Many of the research innovations at the Beckman Institute have been coupled with changes in computer technology that no one could have foreseen when the Institute opened in 1989—before most people knew what the Internet was and long before the advent of personal computing and cellphone apps.
The Institute’s Information Technology Services (ITS) group has excelled at advancing its services as the backbone for Beckman’s technological needs. The ITS group at Beckman has existed in a number of forms since that time, but the group has been responsible for network and systems security support, printing, file storage, web hosting, server and desktop administration support, business application development, general computing assistance, and consulting services for computing needs.
While the tasks of the department appear as a never-ending laundry list of responsibilities, Nancy Mansfield, director of ITS, explained that the group’s primary role is to “keep the wheels on the bus.”
"What we bring to the table is that very strong customer service perspective. We follow through and make sure work gets done.”--Al Marquardt, former co-director of Information Technology Services
Al Marquardt, former co-director of ITS (1993-2016), began working in what was then called the Systems Services Group. Mansfield started in 1994.
“We had people in the office who had to learn how to use a computer,” said Marquardt. “They hadn’t seen a computer until they started working here. One of the first things I did was teach people how to use a mouse.”
Along with training Beckman personnel to use computers, the group had to keep abreast of computing changes, such as switching from MS-DOS to Windows and, later, introducing Microsoft Office to staff.
Technological changes were rapid and altered not only the computing world, but how researchers could access and share information. Marquardt and Mansfield both saw how the advent of the World Wide Web affected computing expectations. In 1992, Mosiac, an early web browser, was developed at the National Center for Supercomputing Applications (NCSA), then located on Beckman’s 5th floor where the ITS offices are now.
These technological changes were well-received throughout the Beckman Institute.
“The changes were easier because Beckman leaders knew they needed to happen. We were serving a need, rather than trying to make people convert to a new way of doing things,” said Marquardt.
“Many people picked it up on their own, people were more willing than expected to learn,” said Mansfield.
However willing people were to accept the changes, providing services to staff was not without its challenges. Shortly after Mansfield joined the small shop of four employees, the founding director of Systems Services and other employees resigned, leaving only Marquardt and Mansfield. During this time, all technological responsibilities for Beckman were left on their shoulders.
“It was hectic, but I think we handled it quite well,” said Mansfield.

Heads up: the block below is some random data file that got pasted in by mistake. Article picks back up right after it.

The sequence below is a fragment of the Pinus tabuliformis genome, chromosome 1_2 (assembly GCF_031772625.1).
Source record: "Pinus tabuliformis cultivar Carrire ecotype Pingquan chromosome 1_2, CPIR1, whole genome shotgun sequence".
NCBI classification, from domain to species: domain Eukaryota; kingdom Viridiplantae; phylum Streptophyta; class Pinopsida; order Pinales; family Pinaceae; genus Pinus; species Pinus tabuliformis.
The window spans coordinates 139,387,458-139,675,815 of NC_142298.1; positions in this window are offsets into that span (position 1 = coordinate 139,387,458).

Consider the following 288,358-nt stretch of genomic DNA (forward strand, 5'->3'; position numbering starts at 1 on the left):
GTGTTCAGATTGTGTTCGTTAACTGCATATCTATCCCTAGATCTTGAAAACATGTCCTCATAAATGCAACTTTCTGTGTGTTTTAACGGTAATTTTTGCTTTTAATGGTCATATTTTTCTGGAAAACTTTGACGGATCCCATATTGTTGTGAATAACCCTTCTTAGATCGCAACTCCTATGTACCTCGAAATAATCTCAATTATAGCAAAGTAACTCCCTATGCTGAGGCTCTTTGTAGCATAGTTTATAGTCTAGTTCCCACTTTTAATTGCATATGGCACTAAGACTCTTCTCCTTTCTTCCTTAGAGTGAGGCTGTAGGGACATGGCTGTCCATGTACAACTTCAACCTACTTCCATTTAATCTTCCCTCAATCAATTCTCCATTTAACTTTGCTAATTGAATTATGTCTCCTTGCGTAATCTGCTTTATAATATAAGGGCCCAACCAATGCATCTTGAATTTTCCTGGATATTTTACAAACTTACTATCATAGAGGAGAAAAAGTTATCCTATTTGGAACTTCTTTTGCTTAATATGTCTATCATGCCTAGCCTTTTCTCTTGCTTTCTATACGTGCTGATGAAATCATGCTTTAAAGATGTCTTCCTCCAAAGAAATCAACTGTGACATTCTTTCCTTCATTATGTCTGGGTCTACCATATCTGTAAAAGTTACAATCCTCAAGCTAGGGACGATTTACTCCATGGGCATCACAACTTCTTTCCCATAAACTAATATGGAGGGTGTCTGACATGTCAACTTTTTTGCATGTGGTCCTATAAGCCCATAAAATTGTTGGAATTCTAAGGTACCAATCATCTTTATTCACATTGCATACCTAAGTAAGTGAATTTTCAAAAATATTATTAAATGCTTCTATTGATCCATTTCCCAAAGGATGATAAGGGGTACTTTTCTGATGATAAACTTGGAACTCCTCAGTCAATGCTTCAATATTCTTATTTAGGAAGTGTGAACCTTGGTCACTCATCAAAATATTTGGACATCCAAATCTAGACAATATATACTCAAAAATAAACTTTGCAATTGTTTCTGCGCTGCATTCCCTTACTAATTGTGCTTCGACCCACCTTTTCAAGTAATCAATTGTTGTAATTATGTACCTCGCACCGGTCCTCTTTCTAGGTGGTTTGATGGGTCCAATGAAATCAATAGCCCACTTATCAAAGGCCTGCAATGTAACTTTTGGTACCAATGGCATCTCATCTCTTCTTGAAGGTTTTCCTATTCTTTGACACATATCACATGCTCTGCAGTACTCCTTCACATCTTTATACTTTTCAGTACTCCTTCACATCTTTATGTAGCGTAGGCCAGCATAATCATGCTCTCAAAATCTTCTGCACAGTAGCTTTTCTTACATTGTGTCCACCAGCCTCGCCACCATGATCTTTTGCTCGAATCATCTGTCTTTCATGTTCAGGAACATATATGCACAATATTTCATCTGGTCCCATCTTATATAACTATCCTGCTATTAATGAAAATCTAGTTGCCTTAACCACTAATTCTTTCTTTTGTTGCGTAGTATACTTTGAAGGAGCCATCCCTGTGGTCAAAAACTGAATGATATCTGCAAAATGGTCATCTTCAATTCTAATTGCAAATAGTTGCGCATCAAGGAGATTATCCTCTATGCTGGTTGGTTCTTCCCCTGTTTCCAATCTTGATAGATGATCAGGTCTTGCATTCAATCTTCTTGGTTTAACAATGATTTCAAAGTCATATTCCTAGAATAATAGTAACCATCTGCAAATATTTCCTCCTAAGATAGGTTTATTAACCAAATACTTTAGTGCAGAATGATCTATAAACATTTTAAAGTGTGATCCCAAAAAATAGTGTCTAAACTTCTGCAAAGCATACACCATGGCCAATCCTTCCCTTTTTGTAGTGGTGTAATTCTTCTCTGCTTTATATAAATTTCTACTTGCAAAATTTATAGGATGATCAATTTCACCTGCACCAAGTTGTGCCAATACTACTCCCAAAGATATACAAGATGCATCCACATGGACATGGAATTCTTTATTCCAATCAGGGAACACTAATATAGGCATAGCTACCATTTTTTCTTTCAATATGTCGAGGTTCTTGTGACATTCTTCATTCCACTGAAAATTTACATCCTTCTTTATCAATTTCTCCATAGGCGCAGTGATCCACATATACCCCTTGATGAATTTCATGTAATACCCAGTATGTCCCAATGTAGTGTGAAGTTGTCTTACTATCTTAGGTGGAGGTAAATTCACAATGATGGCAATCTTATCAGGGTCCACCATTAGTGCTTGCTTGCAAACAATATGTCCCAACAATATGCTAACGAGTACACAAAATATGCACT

Marquardt and Mansfield decided to make the best out of their situation.
“We took it as an opportunity to learn more than we had learned in the past,” said Marquardt.
Marquardt and Mansfield managed to build their team up again, eventually to 13 people, including Marc Taylor, senior systems engineer, who joined the group in 1998. Taylor had a degree in engineering from the University of Illinois and fell into ITS after graduation.
“There were no classes for IT during that time. You just learned it as you went along, that’s how we did it,” said Taylor.
His first job with ITS was to maintain the public printing system. When Taylor was hired, the group included eight or nine people, the same number as today.
“People don’t think about it, but here in the Institute there are about 100 researchers for every ITS staff member. It doesn’t take much for a workday to get hairy,” said Taylor.
Eighteen years later, the ITS group still faces many challenges due to rapidly changing technologies and continually adapts to tackle them.
Beckman researchers and staff have grown more accustomed to using technology. For ITS, this means the work has shifted from teaching people to use programs to using these programs to their fullest potential.
“As technology has changed, it’s gotten easier but more complicated,” said Mansfield
“It’s a lot like technology every day in your home. There’s more and more of it, more programs, more devices, more places to store files. It’s gotten more complex, but as the tools have gotten better it’s becoming easier to manage,” said Marquardt.
Future Challenges: Centralized Technology
As campus looks to centralize computing services, the ITS staff will remain essential to providing expertise for Beckman researchers and staff.
“We understand the philosophy and mission of the Beckman Institute,” said Marquardt. “We’re going to help researchers connect with campus resources rather than us supplying them directly. Rather than service supplier, we’ll be consultants.
“I have a problem and need someone in my office in the next five minutes. You can’t do that from across campus. What we bring to the table is that very strong customer service perspective. We follow through and make sure work gets done.”
“People enjoy a familiar face. It’s really personal. If you have certain applications or certain ways you do things, it’s nice to have the same person or group of people coming in so you don’t have to keep repeating yourself,” said Mansfield.
In 2016, Marquardt retired after more than 20 years at the Beckman Institute.
“He’s been quite a mentor to me, the whole time I’ve been here,” said Taylor.
“You can’t just accept change, you have to seek it out. Or else the world will pass you by,” said Marquardt.
This article is part of the Fall 2016 Synergy Issue, a publication of the Communications Office of the Beckman Institute.